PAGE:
But it is a mistake to think that Roger’s attempts to make a difference were always, or even mostly, successful; I suspect they were not. In my early days teaching at the law school, I can recall venturing into his office on occasion for some counsel or to ask a question. After sharing his thoughts with me, he would motion for me to sit down: “Now, can I ask you for your advice? I am writing a letter to the secretary of state about X …” Time and again I was struck, first, by the notion that a professor, senior to me by half a century, valued the input of a 20-something neophyte, and, second, that Roger seemed completely undeterred by the small chance that the secretary of state would read his letter. Always, with Roger, there seemed to be an unrelenting urgency to bring theory to practice, to make a difference on the ground. “The problem,” Roger would say, “is not in finding a solution. Lots of smart people discover good solutions all the time. The problem is finding a way to get there.”
Thirty years after Roger first started teaching the Negotiation Workshop at Harvard Law School, the course remains one of the most popular at the school, and the pedagogy it deploys—creative and interdisciplinary—remains a model for others at Harvard and around the world. In designing the course, Roger drew from many academic and pedagogical wells. He experimented with new teaching methods, the use of simulations, and the use of video and intensive personalized feedback. He looked outside the confines of the law to integrate the work of thinkers like Chris Argyris in action science and Howard Raiffa, a renowned Bayesian decision theorist, to name just a couple. In both its content and its form, even with 20 years of innovation since his retirement, Negotiation Workshop remains one of the enduring gifts that Roger left Harvard Law School.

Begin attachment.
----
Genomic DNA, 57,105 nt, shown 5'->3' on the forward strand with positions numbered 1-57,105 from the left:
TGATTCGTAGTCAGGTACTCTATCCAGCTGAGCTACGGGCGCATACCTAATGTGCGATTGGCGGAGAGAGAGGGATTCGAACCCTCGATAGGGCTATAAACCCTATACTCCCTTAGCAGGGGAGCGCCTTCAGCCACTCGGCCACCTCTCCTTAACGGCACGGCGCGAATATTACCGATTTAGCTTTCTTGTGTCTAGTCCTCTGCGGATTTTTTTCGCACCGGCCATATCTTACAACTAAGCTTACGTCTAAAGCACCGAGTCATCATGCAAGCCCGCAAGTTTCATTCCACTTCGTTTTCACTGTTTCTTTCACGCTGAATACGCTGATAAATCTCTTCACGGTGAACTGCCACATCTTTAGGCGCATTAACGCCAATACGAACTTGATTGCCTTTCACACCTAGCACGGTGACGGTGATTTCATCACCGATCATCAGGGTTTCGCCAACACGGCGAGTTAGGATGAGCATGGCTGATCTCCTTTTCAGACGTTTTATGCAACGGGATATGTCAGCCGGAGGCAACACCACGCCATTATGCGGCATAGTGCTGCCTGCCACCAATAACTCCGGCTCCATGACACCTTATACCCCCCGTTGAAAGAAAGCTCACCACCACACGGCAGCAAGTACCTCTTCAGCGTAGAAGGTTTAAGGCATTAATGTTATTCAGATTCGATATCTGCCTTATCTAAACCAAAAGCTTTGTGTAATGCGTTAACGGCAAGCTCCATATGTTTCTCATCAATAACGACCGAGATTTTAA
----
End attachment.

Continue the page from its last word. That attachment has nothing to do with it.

But there is more than just the concepts, the pedagogy and the form of Negotiation Workshop that I carry with me as a teacher, more than just the course content and delivery style.
For example, I remember Roger, at the end of class each day as students filed out of Pound 107, walking up and down the rows throwing away the empty Coke bottles and candy wrappers students had left at their seats. By the midpoint of the semester, students disposed of their own garbage.
Those of us who had the honor of having Roger as a professor or of working with him in Negotiation Workshop will surely recall similar subtle teaching moments along with his more blunt exhortation, “Choose to help.” In other words: Don’t just do your job well, but be observant; find ways to exert your influence to make a positive difference whenever you can.
As I think about Roger’s career, his many accomplishments and his long life, it seems to me that his admonishment to us embodied his own sense of calling: “Choose to help.”
In a profession where sharp-edged critiques tend to outnumber new ideas, and in a world where threats, whether of lawsuits or of wars, seem to eclipse the voices of engagement and dialogue, Roger’s contributions—his scholarship, his stories, his example and his never-ceasing “choose to help” attitude—are to me as inspiring, fresh and urgent as ever. And I trust they will remain alive in the heart of this student—and in those of so many others—for years to come.